The Changing NRI Real Estate Investor Landscape

Anuj Puri, Chairman – ANAROCK Property Consultants

When it comes to Indian real estate, the topic of NRI investments is pretty much an evergreen one. The fact that Indian developers had, in the past, launched and marketed projects with an almost exclusive eye on NRI customers is certainly no secret.

There were many reasons for this, but the primary one was that NRIs – especially NRIs based in the Gulf and the US – were seen as cash cows with more money than sense.

Time has proved this theory erroneous. NRIs are among the savviest property investors on the Indian market today. This is amply demonstrated by how adroitly they have gauged the new investment trends on the Indian real estate market.

For a long time, the returns on investments that NRIs could get on residential assets were extremely rewarding, considering the significant capital appreciation whilst the rental yields have always been low.

However, during the last couple of years, the market slowdown resulted in capital appreciation on residential assets no longer being as per NRI investors’ expectations.

In the current market conditions, NRIs are now showing a greater preference for investing in Indian commercial properties, which offer good rental yields as well as capital appreciation.

This is because there is a continuous rise in demand for commercial spaces in the wake of large-scale requirements and the probability of REITs formation, especially for Grade A offices, IT parks and logistics centres.

The Preferred Cities for Commercial Property Investment by NRIs

Mumbai, NCR, Bangalore, Hyderabad, Chennai and Pune are currently the hottest cities for investments into Grade A offices, co-working office spaces and IT parks.

The business being generated in these cities induces a constant upward trajectory on the demand for quality office spaces, while supply is not keeping up with this demand. That means that all available high-quality offices spaces are assured of tenancy.

Meanwhile, the strong start-up culture now unleashing in India is driving up the demand for shared office spaces, also known as co-working spaces. Such spaces are snapped up by start-ups which cannot afford the high cost of conventional high-quality office real estate.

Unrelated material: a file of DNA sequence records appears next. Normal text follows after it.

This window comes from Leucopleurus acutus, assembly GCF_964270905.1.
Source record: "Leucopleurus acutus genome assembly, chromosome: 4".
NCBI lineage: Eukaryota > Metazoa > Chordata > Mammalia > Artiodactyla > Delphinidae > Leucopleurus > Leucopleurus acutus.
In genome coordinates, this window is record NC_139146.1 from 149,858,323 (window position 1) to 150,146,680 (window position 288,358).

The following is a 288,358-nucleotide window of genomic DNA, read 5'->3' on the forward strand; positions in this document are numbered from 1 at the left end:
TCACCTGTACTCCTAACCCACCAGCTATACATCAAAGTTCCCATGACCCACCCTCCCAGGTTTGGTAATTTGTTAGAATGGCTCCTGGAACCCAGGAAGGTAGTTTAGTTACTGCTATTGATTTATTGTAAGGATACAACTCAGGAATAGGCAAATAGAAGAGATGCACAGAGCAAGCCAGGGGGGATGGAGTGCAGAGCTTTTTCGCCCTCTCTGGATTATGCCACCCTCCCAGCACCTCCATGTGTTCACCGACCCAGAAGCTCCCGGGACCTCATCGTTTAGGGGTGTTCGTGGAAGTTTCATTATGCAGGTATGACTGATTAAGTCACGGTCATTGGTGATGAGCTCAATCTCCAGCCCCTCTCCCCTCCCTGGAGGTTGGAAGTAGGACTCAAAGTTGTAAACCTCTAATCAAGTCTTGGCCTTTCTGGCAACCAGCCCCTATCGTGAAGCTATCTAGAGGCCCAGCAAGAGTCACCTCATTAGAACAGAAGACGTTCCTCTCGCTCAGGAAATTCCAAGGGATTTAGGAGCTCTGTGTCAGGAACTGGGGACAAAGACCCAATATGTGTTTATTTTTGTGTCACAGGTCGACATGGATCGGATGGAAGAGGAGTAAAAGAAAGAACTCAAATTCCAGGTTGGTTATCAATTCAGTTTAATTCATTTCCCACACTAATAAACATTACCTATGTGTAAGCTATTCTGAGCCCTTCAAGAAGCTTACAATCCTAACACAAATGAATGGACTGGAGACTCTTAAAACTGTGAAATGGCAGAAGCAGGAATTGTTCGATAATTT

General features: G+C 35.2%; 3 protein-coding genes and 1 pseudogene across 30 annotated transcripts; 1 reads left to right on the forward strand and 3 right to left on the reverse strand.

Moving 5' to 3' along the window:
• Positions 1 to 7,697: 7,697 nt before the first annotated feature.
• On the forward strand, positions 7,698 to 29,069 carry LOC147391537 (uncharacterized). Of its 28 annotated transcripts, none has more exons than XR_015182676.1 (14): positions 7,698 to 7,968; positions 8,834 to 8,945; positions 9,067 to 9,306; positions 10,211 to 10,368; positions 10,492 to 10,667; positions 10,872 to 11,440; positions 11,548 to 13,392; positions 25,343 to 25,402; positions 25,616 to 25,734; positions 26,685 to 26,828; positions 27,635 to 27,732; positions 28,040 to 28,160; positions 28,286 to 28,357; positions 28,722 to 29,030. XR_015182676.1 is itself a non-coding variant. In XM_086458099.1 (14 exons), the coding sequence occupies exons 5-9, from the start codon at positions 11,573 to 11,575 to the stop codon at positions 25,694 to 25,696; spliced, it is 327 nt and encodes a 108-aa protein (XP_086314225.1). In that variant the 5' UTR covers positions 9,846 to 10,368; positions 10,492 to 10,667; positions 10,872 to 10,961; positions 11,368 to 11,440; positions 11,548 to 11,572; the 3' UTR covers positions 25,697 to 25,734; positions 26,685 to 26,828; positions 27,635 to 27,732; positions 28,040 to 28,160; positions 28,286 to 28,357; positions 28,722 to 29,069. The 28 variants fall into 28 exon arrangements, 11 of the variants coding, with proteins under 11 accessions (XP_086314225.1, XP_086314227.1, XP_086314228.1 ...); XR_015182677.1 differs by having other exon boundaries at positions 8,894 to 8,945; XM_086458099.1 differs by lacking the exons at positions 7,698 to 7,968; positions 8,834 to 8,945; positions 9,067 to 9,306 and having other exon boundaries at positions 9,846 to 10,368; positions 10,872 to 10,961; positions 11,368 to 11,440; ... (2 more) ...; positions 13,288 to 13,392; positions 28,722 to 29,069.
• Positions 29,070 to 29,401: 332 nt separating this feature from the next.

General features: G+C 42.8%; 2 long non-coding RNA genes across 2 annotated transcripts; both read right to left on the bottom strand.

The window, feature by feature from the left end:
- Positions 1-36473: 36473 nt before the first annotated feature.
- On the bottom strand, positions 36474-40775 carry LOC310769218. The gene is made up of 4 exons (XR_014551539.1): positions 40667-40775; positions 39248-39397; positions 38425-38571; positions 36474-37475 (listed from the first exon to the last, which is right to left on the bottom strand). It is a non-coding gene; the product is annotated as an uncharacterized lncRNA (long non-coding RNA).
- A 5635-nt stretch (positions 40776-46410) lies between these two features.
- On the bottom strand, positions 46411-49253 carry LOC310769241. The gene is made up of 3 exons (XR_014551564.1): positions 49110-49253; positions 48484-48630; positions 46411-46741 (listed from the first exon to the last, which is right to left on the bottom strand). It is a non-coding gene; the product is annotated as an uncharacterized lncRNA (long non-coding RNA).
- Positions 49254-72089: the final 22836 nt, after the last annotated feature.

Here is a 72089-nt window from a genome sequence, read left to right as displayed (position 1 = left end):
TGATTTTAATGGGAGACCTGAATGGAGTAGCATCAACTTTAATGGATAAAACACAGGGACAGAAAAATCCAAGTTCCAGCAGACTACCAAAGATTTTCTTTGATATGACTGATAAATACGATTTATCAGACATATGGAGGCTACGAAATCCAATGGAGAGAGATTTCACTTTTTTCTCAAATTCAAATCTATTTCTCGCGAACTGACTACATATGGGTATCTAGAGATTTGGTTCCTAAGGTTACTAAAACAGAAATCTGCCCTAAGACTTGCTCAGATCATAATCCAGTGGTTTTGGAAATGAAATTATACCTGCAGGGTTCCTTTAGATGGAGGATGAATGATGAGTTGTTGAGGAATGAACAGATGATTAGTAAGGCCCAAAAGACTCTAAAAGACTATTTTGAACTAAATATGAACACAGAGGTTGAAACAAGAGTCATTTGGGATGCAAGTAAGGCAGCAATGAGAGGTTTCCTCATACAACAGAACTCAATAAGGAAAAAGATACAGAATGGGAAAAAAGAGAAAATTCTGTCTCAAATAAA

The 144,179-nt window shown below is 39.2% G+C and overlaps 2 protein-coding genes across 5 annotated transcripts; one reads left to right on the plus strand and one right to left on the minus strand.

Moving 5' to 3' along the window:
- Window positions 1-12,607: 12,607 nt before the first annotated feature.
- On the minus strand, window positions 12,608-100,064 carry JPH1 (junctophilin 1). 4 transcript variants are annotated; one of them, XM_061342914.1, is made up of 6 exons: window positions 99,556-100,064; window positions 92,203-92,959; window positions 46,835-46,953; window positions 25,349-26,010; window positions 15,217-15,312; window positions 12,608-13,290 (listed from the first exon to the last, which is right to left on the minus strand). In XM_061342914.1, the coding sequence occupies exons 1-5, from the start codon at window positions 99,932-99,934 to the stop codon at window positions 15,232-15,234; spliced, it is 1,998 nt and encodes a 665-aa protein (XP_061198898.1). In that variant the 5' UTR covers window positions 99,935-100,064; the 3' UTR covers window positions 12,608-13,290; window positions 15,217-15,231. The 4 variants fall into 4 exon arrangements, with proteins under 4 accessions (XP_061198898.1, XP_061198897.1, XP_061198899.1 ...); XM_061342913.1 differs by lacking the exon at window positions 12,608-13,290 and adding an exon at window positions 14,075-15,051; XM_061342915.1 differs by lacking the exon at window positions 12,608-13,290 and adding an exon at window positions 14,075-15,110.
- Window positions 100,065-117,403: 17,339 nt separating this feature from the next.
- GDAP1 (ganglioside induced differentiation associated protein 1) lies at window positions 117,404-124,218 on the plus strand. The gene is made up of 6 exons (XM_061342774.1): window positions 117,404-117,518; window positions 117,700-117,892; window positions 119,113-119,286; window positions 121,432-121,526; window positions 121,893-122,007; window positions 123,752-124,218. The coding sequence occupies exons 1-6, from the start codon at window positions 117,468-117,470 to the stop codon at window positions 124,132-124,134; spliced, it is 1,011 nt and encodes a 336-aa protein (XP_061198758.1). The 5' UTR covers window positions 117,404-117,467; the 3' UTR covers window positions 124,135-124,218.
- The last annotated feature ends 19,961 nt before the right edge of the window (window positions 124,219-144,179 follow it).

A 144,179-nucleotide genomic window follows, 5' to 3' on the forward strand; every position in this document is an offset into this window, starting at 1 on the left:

Of course, it is only the more experienced NRIs who have been able to gauge the Indian real estate market. Every year gives rise to new NRIs who still need some basic guidance on what they can or cannot do in Indian real estate.

Here are some guidelines for NRIs who want to invest in the Indian realty market. NRIs with a valid Indian passport can invest in the Indian realty market, though there are a few pre-conditions:

  • Citizenship:

NRIs with a valid Indian passport need no prior approval unless they are citizens of a few neighbouring countries – specifically Pakistan, Bangladesh, Sri Lanka, Iran, Nepal, Bhutan, Afghanistan and China.

  • Property Type:

They as can buy as many properties (residential or commercial) as they want but are not allowed to buy agricultural land, plantation properties and farmhouses. However, such properties can be gifted to or inherited by NRIs.

  • Transactions:

Transactions must be done in Indian rupee (INR) through regular banking channels via an existing NRI account.
Just like Indian citizens, NRIs are also eligible to avail of loans to purchase a property in India. The maximum loan amount is generally 80% of the property value.

The RBI does not have any rule for immovable property which is inherited or gifted. NRIs can lease or rent such properties without any restrictions.

Legal aspects for NRIs to keep in mind when investing in Indian real estate:

  • Hire a reputed lawyer to vet property documents
  • Verify the original title deed documents; ensure that the property title is in the name of the seller
  • Do a thorough check to ensure that the seller has cleared all the dues related to the property
  • Verify that the seller has not diluted the right to transfer the property to a buyer
  • Ensure that the property is not built on agricultural land without requisite government permissions. An NRI may get into legal problems in such transactions.
  • In case of under-construction property, an NRI has to give a power of attorney to the developer or a trusted associate.

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